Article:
Almost all NAS devices are equipped with one or more USB ports. The cheaper ones have USB2.0 ports while the more expensive NAS devices have faster USB3.0 ports. USB ports can be used for connecting USB storage so that you can back up the data on the NAS. The other way around is often also possible: you can easily copy data from a USB disk or USB stick to a NAS. In addition, many NAS devices have a built-in print server so that you can share a USB printer with your network. If you want to use this option, please check whether your USB printer is compatible with the print server on the NAS before purchasing. In practice, not every USB printer works with every print server. In addition to the USB ports, the more luxurious NAS devices also contain an eSATA connection, so that an extra drive can be much faster.

web interface

Although most NAS devices run on a variant of Linux, you will have little to do with this in practice. You manage a NAS just like a router via a web interface. You reach the interface via an IP address and most manufacturers provide tools that automatically detect this IP address for you. It is wise to give your NAS a fixed IP address, so that you can always reach it easily. NAS manufacturers' web interfaces are increasingly looking like complete operating systems. You can set up the NAS, manage files and install extensions via the web interface. NAS also contain applications to watch movies, music and photos in the browser.

Many possibilities

Every NAS is suitable for file sharing and a DLNA media server is also almost always present, so you can easily play media in your network. However, if you want more, it is best to choose a NAS that you can expand yourself with new options. The forerunners in this area are Synology and QNAP, but other brands such as Netgear, Thecus and ASUSTOR also offer extensive expansion options. We briefly discuss the main capabilities of NAS devices.

media server

A NAS is an ideal device to store a movie and music collection. Almost every NAS therefore contains a built-in DLNA media server so that you can stream media files to your media player or smart TV. Game consoles such as the PS3, tablets and smartphones can also handle DLNA. On more advanced NAS devices, you can install additional media servers such as Plex.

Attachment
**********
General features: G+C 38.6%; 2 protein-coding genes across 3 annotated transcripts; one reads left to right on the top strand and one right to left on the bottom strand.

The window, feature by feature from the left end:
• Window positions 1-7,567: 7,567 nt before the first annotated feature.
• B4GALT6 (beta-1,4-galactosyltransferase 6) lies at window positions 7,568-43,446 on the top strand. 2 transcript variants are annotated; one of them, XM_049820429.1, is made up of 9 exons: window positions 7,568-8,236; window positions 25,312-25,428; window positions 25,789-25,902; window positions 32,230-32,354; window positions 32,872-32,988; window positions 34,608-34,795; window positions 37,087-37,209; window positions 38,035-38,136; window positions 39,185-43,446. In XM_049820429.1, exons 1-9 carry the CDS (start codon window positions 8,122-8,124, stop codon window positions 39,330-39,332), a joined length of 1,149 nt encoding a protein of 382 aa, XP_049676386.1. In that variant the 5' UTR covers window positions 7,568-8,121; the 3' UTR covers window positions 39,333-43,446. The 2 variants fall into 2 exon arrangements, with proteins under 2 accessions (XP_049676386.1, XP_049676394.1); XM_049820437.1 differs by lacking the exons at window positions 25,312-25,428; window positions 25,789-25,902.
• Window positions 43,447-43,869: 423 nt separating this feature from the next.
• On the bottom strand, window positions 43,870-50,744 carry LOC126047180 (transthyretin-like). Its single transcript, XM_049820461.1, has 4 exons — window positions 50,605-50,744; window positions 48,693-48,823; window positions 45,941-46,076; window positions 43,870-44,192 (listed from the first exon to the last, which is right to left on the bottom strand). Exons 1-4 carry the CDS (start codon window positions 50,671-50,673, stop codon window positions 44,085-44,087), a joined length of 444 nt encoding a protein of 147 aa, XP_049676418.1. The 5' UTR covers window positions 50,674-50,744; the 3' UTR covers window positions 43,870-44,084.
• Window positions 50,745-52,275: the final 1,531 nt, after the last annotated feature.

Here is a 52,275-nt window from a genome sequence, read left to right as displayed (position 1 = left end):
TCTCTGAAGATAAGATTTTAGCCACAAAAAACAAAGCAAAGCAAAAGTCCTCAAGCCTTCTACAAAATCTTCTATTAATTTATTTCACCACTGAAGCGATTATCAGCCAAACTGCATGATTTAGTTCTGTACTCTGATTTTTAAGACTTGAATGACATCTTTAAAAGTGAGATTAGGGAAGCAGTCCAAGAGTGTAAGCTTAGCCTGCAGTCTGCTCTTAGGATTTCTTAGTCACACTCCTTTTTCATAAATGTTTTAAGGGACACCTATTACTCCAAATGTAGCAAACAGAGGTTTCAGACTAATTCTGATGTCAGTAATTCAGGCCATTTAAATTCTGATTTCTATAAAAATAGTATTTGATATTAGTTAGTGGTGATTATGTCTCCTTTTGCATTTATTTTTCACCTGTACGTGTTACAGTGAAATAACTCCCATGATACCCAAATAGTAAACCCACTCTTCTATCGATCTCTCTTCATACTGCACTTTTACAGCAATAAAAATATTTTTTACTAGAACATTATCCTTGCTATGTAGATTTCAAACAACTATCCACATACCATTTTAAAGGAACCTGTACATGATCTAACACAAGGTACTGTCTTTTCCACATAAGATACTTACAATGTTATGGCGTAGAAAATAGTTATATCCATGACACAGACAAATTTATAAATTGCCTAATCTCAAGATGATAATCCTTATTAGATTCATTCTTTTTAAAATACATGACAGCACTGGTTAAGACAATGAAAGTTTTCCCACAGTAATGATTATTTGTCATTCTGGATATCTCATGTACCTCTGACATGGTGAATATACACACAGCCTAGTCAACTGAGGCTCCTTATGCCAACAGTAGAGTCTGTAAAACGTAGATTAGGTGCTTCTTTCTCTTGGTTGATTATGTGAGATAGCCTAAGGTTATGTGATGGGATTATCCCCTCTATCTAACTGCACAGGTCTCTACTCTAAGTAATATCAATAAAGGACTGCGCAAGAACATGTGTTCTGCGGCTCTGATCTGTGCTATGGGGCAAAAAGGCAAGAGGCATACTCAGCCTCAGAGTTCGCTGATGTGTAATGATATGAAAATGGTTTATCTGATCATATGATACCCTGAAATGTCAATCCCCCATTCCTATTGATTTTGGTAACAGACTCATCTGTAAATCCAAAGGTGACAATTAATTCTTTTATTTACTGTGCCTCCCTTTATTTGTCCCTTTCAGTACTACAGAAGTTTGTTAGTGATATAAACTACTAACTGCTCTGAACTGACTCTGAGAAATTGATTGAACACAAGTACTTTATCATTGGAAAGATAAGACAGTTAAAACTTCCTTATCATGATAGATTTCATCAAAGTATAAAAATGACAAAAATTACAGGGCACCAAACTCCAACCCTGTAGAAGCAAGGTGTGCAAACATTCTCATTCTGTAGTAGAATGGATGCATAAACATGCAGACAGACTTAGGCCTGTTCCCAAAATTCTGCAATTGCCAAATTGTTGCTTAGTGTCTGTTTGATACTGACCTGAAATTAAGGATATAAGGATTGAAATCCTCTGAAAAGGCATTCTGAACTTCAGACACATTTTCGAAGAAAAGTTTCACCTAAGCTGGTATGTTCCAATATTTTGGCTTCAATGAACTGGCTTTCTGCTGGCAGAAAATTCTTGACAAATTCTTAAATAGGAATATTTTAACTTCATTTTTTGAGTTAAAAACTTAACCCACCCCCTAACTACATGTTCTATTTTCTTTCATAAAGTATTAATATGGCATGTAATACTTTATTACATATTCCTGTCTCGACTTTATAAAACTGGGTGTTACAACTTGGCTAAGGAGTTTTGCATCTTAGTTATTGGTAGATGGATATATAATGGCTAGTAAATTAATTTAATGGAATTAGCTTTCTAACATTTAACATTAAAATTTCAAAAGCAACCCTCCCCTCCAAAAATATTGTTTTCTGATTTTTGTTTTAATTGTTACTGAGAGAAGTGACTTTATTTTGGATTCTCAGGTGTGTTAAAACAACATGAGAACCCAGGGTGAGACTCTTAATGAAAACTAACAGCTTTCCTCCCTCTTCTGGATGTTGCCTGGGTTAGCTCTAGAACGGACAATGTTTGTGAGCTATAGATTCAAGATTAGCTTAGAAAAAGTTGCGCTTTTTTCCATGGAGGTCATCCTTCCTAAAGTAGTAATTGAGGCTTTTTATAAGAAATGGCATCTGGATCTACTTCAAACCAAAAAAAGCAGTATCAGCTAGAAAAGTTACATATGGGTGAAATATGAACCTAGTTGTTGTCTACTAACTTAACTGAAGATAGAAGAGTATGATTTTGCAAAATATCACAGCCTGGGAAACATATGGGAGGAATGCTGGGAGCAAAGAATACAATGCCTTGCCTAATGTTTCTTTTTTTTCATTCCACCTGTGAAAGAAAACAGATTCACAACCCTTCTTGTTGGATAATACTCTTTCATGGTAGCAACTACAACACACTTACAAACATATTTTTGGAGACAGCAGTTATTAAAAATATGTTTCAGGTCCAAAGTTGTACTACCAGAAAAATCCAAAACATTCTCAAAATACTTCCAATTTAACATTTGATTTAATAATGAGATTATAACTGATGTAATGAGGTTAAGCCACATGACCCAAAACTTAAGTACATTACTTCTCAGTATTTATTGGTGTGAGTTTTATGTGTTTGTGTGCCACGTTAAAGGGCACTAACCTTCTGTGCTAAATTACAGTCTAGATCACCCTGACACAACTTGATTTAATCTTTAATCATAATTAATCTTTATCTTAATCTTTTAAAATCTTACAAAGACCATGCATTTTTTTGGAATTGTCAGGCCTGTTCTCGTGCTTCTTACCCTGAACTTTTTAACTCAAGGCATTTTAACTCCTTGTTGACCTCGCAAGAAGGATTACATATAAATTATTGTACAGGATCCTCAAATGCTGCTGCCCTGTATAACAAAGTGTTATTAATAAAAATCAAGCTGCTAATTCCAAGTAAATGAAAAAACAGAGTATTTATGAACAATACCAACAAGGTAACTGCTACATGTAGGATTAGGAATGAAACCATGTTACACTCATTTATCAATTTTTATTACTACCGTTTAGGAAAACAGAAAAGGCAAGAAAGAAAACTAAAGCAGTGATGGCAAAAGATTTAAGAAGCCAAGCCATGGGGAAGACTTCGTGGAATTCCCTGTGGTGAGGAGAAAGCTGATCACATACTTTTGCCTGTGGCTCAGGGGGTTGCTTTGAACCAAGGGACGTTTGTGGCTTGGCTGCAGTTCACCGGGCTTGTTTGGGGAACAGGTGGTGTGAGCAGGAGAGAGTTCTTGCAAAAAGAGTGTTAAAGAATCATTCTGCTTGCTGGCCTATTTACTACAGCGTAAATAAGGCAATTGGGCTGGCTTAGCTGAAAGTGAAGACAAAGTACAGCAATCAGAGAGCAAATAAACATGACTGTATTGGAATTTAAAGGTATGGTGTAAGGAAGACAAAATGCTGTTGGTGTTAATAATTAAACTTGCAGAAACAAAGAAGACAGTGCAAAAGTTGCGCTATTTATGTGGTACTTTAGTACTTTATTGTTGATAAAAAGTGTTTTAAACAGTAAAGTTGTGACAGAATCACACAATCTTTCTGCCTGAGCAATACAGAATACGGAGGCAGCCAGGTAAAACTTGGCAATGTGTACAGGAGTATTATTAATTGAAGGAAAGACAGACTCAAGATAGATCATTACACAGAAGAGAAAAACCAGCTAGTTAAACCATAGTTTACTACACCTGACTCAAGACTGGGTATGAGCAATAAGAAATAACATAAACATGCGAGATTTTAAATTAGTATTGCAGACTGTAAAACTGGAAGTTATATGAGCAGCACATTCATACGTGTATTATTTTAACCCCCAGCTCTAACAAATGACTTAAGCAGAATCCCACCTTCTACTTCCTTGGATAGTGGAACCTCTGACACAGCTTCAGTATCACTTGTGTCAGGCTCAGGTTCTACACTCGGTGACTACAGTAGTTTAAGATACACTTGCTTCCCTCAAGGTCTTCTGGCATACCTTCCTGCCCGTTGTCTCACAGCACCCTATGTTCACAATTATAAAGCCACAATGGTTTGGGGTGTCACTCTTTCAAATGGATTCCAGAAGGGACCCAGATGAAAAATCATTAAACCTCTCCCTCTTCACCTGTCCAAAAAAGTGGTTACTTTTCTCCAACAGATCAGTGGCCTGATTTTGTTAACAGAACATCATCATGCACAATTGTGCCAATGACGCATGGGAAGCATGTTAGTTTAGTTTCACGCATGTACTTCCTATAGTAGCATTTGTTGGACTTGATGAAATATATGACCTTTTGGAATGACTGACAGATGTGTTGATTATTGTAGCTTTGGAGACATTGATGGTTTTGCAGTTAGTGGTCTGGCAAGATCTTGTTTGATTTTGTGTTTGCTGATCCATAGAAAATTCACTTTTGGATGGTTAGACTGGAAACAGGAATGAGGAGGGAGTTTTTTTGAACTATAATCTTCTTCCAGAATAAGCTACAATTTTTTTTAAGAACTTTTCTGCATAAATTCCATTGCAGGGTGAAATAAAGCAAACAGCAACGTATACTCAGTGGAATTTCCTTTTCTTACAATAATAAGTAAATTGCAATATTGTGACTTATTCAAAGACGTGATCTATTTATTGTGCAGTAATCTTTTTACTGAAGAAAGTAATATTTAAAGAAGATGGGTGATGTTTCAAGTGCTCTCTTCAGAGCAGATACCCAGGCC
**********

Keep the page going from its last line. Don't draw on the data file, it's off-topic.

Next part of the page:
To download

Almost every NAS can download files itself, which is very handy. BitTorrent is usually supported and more advanced NAS also support downloading from newsgroups. On NAS devices that you can expand with packages for extra functionality (such as the models from Synology and QNAP), you can also install additional download programs such as SABnzbd, Sick Beard or Couchpotato.

Share photos

If you put photos on a NAS, you can give everyone access to these photos via a shared network folder or DLNA. Some NAS devices also offer a built-in photo website in which photos are presented in a well-arranged way. This is not only useful for yourself, it is also ideal for showing photos to other people.


You can expand the more advanced NAS of, for example, Synology, QNAP, Netgear and ASUSTORE with additional options and applications. These packages are not only developed by the NAS manufacturer itself, but also by the users themselves. The packages can be found on the websites of the respective brands.

Hosting websites

On some NAS devices it is possible to host a website and you can use content management systems such as WordPress, Drupal and Joomla! to install. You can offer a (test) website within your own network. With a modern NAS it is also relatively easy to make the device and therefore the website accessible via the internet.

Personal Cloud

Cloud services are very popular because they make all your documents and files easily available on all your devices through apps. NAS manufacturers are also jumping into this market, offering capabilities and mobile apps that allow you to use a NAS as a personal cloud. If you want your own cloud, you can contact the NAS manufacturers LaCie, Synology, QNAP and WD.